I joined the Army in 2006 with the goal of getting out. That might sound strange, but in 2004, while living in my car in San Diego I’d made a 10-year plan. I had a pathway in mind to where I wanted to be at the end of my service. Part of my plan was to be strategic about using my GI-Bill. I wanted to maximize how I used it in conjunction with tuition assistance.
Here were my goals at the time:
1) I wanted to learn another language.
2) I wanted to get a degree.
3) I wanted to travel outside of the United States.
4) I wanted to end up working for the United Nations.
Joining the Army was one effective method to do all of these things. I chose an MOS that was likely to be assigned overseas and I enlisted. It wasn’t quite that straightforward, but for this article let’s pretend it was. I was a Quartermaster and, later in my career, a Chemical Equipment Repairer. For my first duty station, I was assigned to a unit in Korea. Item 3 marked off the goal list! When I arrived, I signed up for college classes and I started a course on elementary Korean as well.
Over my tour, I chose to reenlist, and ended up serving on Active Duty for five and a half years. I moved to Germany, deployed to Iraq, and traveled a lot of Europe while stationed there. Goal #3 knocked out of the park! What I didn’t do was spend as much time as I would have liked actively studying another language. I learned some German, and some Korean, but not enough to get me by outside of the brewery or a restaurant. When I was planning to leave the Army, the only thing on my mind was where I would go to school. School had been the plan from day 1, and I needed to find the most effective way to get to my goal.
I evaluated various locations and degrees. In the end, I chose a school in the Hudson Valley of New York because it was noted as “Military Friendly” by GI Jobs magazine, it was near friends, my wife liked the general region, and they were close enough to New York City that I could consider the option of getting an internship at the United Nations while I was there. They also had a 5-year Bachelor’s and Master’s of Public Administration (BA/MPA) program and I thought it would be an effective use of my GI-Bill to get both degrees in one fell swoop.
Marist, the school I attended, allowed me to take classes all year round. This kept the BAH flowing. I finished my BA in 2 years. While there, I decided that instead of getting the MPA, I would pursue a Master’s degree in International Peace and Conflict Resolution at American University. I counted out the exact number of days of each term and realized I would have 3 days left on my GI Bill if I did my program there. It took me two more years, just squeaking just in with those 3 days left, and I had a BA and an MA paid for by the Post 9-11 GI-Bill.
How can you use your GI-Bill with purpose?
1) Choose a degree that leads to a career you want. Know what career you want before you attend school. I know it looks tempting to get the BAH and take random classes that don’t mean anything to you in the long run. Don’t fall to that temptation. If you have to, go to a Community College for 2 years to complete your general education classes, but you should always be considering what you are going to do with a specific degree.
2) Choose a school that allows you to go to classes as much as you are capable. If you can take 6 classes per semester, do it. If 4 is better for your school-life balance, do that. But remember, particularly with your undergraduate degree, it may be more economical to take more classes. Check and see how your college/university charges you per credit. If they charge the same for 12 credits as 18, take 18 credits. It might be hard, but you will be getting the best value. Of course, only take on a course load that you can successfully handle.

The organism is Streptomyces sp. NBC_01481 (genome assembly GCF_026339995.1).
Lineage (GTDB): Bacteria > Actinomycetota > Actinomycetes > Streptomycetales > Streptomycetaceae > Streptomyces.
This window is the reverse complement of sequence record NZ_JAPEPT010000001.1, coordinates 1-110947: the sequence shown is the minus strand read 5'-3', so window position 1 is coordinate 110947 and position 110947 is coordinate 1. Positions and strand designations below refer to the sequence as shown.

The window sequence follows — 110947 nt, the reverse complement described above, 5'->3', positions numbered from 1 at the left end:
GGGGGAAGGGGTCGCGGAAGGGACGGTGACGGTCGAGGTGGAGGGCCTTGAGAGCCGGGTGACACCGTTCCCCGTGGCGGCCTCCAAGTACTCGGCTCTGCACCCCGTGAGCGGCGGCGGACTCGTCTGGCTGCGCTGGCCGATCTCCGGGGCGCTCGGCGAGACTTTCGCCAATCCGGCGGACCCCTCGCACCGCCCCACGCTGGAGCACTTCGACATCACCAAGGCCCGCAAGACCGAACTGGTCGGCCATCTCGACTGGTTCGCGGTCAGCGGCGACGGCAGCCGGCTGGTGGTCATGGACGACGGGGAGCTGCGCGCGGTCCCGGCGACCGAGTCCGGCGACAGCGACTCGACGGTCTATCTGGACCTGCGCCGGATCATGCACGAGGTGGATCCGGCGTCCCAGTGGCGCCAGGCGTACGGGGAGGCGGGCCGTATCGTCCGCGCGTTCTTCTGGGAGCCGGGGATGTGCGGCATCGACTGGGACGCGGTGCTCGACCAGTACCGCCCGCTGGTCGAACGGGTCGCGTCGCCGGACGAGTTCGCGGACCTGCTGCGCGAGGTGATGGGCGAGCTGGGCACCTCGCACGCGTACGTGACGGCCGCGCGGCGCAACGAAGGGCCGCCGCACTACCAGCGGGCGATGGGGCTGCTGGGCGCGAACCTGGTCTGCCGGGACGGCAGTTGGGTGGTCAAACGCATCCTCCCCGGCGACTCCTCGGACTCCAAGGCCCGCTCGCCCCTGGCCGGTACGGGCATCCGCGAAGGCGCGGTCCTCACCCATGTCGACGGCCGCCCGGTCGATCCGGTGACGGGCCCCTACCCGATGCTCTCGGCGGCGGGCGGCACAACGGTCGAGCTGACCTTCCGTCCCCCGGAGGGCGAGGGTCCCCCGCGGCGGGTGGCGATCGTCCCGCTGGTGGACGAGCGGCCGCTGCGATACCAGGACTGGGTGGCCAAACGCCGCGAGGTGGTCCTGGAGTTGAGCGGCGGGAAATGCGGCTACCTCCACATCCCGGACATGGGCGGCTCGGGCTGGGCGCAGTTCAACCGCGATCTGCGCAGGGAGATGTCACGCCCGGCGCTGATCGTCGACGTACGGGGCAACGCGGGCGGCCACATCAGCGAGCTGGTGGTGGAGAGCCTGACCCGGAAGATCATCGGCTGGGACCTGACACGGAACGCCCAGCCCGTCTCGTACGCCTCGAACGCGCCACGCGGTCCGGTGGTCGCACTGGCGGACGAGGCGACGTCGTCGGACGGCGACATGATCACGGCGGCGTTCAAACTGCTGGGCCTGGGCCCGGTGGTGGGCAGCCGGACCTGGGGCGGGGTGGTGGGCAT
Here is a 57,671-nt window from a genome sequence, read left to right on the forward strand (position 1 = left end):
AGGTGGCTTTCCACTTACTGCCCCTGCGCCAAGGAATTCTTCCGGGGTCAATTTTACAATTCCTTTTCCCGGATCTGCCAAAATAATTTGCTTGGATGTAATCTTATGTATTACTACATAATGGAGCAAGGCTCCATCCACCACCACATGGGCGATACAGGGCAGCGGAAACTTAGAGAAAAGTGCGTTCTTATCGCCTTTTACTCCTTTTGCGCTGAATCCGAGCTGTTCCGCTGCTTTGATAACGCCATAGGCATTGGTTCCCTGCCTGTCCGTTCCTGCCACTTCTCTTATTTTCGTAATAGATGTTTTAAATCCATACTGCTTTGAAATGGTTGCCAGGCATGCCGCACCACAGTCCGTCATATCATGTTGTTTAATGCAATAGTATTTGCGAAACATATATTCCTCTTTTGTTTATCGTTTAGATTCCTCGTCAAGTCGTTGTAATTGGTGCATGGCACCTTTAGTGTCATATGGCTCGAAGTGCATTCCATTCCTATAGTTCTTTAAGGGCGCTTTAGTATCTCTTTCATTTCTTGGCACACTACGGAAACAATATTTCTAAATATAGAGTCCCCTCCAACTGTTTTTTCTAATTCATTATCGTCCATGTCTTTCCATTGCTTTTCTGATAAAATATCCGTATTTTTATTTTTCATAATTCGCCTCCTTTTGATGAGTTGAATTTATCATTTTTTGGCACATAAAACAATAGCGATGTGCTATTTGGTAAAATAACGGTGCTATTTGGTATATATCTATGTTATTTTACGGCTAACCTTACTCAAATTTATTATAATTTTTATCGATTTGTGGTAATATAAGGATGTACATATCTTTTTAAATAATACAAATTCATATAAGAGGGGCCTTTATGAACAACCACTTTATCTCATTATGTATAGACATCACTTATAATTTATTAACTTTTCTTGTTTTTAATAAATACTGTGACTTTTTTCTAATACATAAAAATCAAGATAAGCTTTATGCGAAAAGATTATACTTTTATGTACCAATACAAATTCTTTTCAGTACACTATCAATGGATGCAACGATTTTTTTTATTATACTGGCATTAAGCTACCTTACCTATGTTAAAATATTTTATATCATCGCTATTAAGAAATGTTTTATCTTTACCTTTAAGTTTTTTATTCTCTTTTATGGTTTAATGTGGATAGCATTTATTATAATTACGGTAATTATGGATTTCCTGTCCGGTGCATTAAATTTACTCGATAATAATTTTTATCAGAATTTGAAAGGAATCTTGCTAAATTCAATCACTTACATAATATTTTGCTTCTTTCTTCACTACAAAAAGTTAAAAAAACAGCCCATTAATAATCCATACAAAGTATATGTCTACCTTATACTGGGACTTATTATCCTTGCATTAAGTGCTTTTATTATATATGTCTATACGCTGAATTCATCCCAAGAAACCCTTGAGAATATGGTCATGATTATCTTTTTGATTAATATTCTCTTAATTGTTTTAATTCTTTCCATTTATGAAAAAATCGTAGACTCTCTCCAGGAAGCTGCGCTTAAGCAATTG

3) Plan it all out. Look at what the schedule for each semester is. The GI Bill is pro-rated down to the day. If you have even one day left, you will also qualify for the entire semester after, including BAH. By planning this, you’ll be able to get more out of your GI Bill. Also, the BAH is lower for an online program, but if the degree gives you something of benefit, it might be worth it to take a lower BAH rate. Stay focused on the long-term plan.
4) Choose a school based on the professors and the network they offer you. This is not GI Bill specific, but your professors and fellow-students will be your network in the future. Look at alumni, look at the research professors you’ll be taking classes from, look at who works for the school in a consulting or a part-time capacity. These relationships will be super important to you in the future. Utilize them.
5) Don’t be afraid to change direction and re-plan everything. I did this in my first semester of undergrad. The MPA program wasn’t going to be a great degree for me. My professors saved me by directing me toward a degree that would get me where I wanted to go. That being said, my last semester of graduate school, I changed my mind on what I wanted to do with my life. I am creating my own peace-building business instead of going to work for the UN. I have all the skills for this from my two degrees, and it fits my overall interests better.
6) Be active in planning, preparing, and choosing all aspects of your degree path. This is part of planning your schedule, but it’s also about taking classes that will help you in your career. Don’t take a math class that you don’t need. Don’t take a gym class just to fill credits. Take classes that teach you things that you will use.
Don’t let your GI-Bill go to waste. Use it with a purpose, and you’ll get more than your money’s worth.